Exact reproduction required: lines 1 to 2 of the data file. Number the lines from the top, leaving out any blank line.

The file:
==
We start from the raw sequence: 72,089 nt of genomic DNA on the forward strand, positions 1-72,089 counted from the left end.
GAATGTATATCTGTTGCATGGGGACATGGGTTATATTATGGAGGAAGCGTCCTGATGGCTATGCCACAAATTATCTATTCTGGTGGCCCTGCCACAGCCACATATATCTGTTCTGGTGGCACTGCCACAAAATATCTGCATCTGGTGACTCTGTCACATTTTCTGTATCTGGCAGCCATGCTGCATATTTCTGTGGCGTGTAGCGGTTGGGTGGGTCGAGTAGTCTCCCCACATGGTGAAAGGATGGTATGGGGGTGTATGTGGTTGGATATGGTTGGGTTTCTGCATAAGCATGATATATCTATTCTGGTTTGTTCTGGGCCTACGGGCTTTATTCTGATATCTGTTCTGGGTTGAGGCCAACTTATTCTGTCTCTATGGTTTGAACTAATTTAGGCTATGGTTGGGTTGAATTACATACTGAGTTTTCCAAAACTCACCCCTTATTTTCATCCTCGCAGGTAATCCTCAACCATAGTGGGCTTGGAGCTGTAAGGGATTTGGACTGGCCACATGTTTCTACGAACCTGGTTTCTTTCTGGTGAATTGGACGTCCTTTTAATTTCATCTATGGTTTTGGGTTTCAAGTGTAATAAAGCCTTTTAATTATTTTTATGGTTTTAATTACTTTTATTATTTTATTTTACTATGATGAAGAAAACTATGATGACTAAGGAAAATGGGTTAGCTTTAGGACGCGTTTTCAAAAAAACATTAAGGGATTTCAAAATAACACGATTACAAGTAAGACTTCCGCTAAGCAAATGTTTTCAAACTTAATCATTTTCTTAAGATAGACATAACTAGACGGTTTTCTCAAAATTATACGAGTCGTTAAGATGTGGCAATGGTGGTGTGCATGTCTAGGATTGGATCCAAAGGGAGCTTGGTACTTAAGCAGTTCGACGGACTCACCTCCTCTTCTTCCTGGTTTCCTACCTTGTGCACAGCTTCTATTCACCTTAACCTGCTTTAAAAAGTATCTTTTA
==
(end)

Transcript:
We start from the raw sequence: 72,089 nt of genomic DNA on the forward strand, positions 1-72,089 counted from the left end.
GAATGTATATCTGTTGCATGGGGACATGGGTTATATTATGGAGGAAGCGTCCTGATGGCTATGCCACAAATTATCTATTCTGGTGGCCCTGCCACAGCCACATATATCTGTTCTGGTGGCACTGCCACAAAATATCTGCATCTGGTGACTCTGTCACATTTTCTGTATCTGGCAGCCATGCTGCATATTTCTGTGGCGTGTAGCGGTTGGGTGGGTCGAGTAGTCTCCCCACATGGTGAAAGGATGGTATGGGGGTGTATGTGGTTGGATATGGTTGGGTTTCTGCATAAGCATGATATATCTATTCTGGTTTGTTCTGGGCCTACGGGCTTTATTCTGATATCTGTTCTGGGTTGAGGCCAACTTATTCTGTCTCTATGGTTTGAACTAATTTAGGCTATGGTTGGGTTGAATTACATACTGAGTTTTCCAAAACTCACCCCTTATTTTCATCCTCGCAGGTAATCCTCAACCATAGTGGGCTTGGAGCTGTAAGGGATTTGGACTGGCCACATGTTTCTACGAACCTGGTTTCTTTCTGGTGAATTGGACGTCCTTTTAATTTCATCTATGGTTTTGGGTTTCAAGTGTAATAAAGCCTTTTAATTATTTTTATGGTTTTAATTACTTTTATTATTTTATTTTACTATGATGAAGAAAACTATGATGACTAAGGAAAATGGGTTAGCTTTAGGACGCGTTTTCAAAAAAACATTAAGGGATTTCAAAATAACACGATTACAAGTAAGACTTCCGCTAAGCAAATGTTTTCAAACTTAATCATTTTCTTAAGATAGACATAACTAGACGGTTTTCTCAAAATTATACGAGTCGTTAAGATGTGGCAATGGTGGTGTGCATGTCTAGGATTGGATCCAAAGGGAGCTTGGTACTTAAGCAGTTCGACGGACTCACCTCCTCTTCTTCCTGGTTTCCTACCTTGTGCACAGCTTCTATTCACCTTAACCTGCTTTAAAAAGTATCTTTTA